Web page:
One of the features that makes Dropbox so preferable for users is the ability to share large files. File sizes are only limited by how much space you have available in your Dropbox folder. If you have 5GB available in your Dropbox folder, you can upload a single file that is 5GB or a bunch of smaller files until the 5GB limit is reached. Dropbox has several different plans available for users that need large amounts of space.
Worried about security? Dropbox uses encryption such as SSL and AES-256 bit encryption to transfer and store your files. All files stored online by Dropbox are encrypted and kept securely on Amazon’s Simple Storage Service (S3) in multiple data centers located across the United States. Dropbox offers two-step authentication which means even if a hacker finds your password, or even if someone steals your laptop, they still cannot access your account without access to your mobile phone. Dropbox also offers the option of Time-based one-time password apps.
Here are a few of the ways Dropbox can be used to make life easier at home or at work:
- Make Dropbox your official “My Documents” folder: By using Dropbox as your “My Documents” folder, all documents will be saved to Dropbox. This saves you space, and allows easy searching through the documents at a later time.
You can easily do this in Windows XP, Windows 7 or Vista. Right-click on your current “My Documents” folder and select Properties. Click on the Location tab and enter the location of your Dropbox folder you wish to use as the new “My Documents” folder. In Windows XP, you will have to change the Target value. Now you have successfully moved your “My Documents” folder to the cloud!
- Sync apps, setting, passwords on all your computers: This is a handy way to keep all your applications, settings and passwords from being lost if corruption occurs, your laptop get stolen, or if a virus or other hardware malfunction forces you to reformat a device. You can use portable apps which keep all their settings stored in one folder and makes it easy to sync through Dropbox. But settings of normal apps can be synced as well- such as backups of MS Office settings, game profiles, browser profiles, and more.
- Music Library: You can create your own music library in the cloud! By using Dropbox to sync your music collection to the cloud, it can then be accessed by a web player such as DropTunes or a smartphone app like BoxyTunes.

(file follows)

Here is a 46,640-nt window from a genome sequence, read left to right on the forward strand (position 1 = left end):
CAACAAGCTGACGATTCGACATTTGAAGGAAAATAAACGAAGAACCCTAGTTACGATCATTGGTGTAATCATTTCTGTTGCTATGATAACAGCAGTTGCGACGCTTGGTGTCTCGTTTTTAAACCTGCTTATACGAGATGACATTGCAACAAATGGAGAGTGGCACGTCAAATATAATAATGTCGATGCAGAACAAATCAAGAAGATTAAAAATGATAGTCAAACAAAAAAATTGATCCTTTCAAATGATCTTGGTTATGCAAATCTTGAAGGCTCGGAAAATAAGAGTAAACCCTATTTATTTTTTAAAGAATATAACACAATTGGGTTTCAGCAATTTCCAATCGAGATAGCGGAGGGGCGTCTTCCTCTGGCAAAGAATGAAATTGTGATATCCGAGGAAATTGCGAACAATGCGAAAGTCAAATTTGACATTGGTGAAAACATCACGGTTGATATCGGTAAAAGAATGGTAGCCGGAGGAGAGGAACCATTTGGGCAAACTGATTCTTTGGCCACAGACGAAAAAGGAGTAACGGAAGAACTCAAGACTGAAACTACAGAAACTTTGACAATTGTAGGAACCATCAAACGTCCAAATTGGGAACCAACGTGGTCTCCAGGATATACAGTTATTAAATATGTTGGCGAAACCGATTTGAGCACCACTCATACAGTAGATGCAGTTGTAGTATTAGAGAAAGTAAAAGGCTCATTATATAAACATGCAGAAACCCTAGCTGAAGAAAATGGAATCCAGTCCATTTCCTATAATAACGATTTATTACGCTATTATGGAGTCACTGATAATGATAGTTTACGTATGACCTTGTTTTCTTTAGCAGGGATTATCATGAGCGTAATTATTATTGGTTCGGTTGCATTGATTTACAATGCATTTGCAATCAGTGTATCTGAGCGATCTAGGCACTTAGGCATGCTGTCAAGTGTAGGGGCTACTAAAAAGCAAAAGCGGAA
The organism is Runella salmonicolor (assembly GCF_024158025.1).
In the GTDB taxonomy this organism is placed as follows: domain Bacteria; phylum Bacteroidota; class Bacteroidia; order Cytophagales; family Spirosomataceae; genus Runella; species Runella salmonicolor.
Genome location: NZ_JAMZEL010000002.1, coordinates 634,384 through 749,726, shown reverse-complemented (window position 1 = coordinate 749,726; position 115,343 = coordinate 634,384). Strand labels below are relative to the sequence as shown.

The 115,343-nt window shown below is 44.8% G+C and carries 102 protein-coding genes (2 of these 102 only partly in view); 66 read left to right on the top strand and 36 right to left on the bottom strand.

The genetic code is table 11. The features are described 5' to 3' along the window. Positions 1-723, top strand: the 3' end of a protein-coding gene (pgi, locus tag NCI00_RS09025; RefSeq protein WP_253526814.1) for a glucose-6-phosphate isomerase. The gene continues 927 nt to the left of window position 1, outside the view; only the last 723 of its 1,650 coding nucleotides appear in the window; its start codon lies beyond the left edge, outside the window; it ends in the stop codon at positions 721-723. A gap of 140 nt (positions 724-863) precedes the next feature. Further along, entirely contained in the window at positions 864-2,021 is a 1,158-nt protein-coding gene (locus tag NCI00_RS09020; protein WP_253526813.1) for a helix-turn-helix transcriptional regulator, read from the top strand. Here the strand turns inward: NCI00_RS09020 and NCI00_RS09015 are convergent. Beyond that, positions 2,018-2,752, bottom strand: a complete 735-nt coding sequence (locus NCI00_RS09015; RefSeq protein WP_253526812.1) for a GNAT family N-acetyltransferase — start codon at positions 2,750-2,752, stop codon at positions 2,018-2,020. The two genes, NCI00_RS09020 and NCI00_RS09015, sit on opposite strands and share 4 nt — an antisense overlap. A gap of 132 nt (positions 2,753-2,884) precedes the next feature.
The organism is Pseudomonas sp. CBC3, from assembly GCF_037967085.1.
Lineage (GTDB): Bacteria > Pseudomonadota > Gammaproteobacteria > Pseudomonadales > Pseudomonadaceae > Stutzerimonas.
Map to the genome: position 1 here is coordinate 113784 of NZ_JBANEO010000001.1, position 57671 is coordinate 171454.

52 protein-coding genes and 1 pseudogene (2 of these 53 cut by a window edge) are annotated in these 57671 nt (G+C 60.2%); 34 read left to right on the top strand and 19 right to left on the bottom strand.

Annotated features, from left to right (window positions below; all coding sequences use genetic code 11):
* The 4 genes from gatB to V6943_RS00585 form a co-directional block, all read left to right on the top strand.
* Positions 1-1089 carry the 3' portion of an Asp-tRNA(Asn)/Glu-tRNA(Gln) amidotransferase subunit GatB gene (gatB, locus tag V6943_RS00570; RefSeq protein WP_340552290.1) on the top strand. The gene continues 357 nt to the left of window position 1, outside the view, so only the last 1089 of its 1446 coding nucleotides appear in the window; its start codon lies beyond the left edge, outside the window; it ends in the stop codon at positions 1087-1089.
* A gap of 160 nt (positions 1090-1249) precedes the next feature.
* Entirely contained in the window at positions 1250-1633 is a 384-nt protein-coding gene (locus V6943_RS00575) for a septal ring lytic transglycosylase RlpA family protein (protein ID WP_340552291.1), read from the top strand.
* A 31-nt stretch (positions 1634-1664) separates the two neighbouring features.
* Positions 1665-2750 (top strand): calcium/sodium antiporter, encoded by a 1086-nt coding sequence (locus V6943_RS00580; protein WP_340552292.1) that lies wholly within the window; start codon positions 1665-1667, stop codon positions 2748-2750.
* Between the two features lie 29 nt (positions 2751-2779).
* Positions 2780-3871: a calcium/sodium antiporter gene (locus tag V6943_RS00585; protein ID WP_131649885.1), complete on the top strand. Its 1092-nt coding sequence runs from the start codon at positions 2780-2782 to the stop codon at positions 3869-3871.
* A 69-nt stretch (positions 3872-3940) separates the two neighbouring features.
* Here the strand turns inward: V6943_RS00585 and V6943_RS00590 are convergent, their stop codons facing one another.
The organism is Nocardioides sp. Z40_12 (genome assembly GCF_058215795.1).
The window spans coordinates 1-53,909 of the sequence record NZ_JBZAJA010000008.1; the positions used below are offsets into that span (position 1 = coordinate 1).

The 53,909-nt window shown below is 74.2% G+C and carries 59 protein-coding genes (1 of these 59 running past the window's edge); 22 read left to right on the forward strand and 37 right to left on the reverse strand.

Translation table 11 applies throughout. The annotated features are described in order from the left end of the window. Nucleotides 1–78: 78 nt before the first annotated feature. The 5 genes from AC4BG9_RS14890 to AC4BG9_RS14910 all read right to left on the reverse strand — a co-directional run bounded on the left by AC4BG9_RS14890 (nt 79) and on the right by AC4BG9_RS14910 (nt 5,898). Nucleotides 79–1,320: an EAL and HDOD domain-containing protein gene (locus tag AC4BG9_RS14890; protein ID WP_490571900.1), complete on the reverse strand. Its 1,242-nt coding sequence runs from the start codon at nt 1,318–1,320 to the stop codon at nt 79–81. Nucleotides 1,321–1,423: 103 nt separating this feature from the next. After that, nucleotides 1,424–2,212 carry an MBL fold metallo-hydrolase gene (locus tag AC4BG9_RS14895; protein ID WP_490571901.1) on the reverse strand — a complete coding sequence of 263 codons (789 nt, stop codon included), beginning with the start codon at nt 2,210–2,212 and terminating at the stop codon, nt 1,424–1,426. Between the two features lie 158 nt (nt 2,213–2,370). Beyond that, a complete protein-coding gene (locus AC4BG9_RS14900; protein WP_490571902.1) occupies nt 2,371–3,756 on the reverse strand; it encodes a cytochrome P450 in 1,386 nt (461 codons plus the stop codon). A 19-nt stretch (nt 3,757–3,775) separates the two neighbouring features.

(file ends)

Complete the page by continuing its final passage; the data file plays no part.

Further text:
- Photo Library: Storing photos on Dropbox is a great way to create a memorable photo album complete with as many photos as you want. This can also help you save space on your computer, laptop, tablet or phone by uploading all your photos to the cloud where they can still be accessed from anywhere without taking up any
- Web Site or Start Page for browser: By using simple HTML, you can create a customized start page for your browser. The process is very simple- create the start page, save it to your Public folder, and use the public URL from the Dropbox context menu to set as the home page in your browser settings. Want to host your own web site? Create the web site, store it in your public folder, and use the public URL to browse the site.
Dropbox offers 2GB of storage for free users but has upgrade plans of up to 500GB. Users also have the option of purchasing the Packrat plan, which allows unlimited restoration of files so you never have to worry about accidentally deleting important files.
Use Evernote and Dropbox together for maximum efficiency and organization.
Evernote is like a handy little notebook that’s always in your pocket. Dropbox is a powerful file system that’s also right there in your pocket. This gives you many options.
You can use Evernote to take notes, store photos, record audio clips, and it has incredible searching capabilities. Dropbox is used to handle bigger, bulkier files - videos, music, applications, PDF files, DOC files - although, as noted above, it can be used to create libraries of photos and organized “filing” of documents as well. So Evernote can grab notes, photos, audio, and web clippings directly from the web which can then be used to create databases in Dropbox. There are even third-party cloud services that allow Evernote and Dropbox to be synced together which creates an even more powerful array of tools at your fingertips. The possibilities are only limited by your creativity and imagination.